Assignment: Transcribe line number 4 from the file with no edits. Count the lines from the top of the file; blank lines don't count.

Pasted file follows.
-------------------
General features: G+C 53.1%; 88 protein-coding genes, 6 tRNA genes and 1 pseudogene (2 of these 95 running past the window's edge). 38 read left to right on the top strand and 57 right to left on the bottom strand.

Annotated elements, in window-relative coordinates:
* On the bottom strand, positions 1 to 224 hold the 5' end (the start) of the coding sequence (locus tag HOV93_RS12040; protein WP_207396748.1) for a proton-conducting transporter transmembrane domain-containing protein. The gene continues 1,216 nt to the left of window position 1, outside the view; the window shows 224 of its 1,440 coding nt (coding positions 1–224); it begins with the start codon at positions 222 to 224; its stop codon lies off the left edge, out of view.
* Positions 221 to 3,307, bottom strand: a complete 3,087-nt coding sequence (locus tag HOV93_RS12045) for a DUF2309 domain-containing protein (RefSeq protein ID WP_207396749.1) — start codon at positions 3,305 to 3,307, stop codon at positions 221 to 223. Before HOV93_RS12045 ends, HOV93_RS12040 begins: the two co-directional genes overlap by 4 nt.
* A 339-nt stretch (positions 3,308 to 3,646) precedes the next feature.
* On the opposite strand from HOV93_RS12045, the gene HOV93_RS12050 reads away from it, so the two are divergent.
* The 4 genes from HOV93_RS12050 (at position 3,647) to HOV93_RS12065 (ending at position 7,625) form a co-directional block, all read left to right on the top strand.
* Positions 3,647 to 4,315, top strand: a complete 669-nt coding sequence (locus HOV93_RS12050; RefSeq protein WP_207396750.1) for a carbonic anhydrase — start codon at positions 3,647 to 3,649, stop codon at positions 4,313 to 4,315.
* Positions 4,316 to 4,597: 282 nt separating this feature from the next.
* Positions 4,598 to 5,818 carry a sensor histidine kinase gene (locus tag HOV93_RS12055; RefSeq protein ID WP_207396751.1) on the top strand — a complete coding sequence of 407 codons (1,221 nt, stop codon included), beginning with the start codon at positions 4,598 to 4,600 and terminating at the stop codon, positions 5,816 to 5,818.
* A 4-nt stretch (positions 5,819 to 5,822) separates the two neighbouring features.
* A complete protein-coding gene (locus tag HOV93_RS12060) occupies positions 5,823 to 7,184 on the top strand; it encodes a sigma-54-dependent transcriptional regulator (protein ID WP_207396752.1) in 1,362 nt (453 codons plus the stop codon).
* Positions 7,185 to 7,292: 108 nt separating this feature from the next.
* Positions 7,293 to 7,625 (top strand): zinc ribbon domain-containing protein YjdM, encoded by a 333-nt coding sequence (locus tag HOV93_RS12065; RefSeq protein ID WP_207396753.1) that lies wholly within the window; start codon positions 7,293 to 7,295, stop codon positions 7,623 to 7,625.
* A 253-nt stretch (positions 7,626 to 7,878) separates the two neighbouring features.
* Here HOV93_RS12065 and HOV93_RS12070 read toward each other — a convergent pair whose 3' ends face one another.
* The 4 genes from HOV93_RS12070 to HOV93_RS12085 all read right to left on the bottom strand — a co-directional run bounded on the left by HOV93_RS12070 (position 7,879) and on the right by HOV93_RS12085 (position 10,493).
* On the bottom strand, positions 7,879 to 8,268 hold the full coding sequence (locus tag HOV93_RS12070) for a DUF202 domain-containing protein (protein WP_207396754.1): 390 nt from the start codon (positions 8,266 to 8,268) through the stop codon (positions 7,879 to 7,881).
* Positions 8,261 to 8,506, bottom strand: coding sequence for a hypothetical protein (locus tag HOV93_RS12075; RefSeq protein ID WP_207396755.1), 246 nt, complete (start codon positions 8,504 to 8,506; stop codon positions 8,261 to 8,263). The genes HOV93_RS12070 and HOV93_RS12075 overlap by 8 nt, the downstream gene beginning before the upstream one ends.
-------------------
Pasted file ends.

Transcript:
* Positions 221 to 3,307, bottom strand: a complete 3,087-nt coding sequence (locus tag HOV93_RS12045) for a DUF2309 domain-containing protein (RefSeq protein ID WP_207396749.1) — start codon at positions 3,305 to 3,307, stop codon at positions 221 to 223. Before HOV93_RS12045 ends, HOV93_RS12040 begins: the two co-directional genes overlap by 4 nt.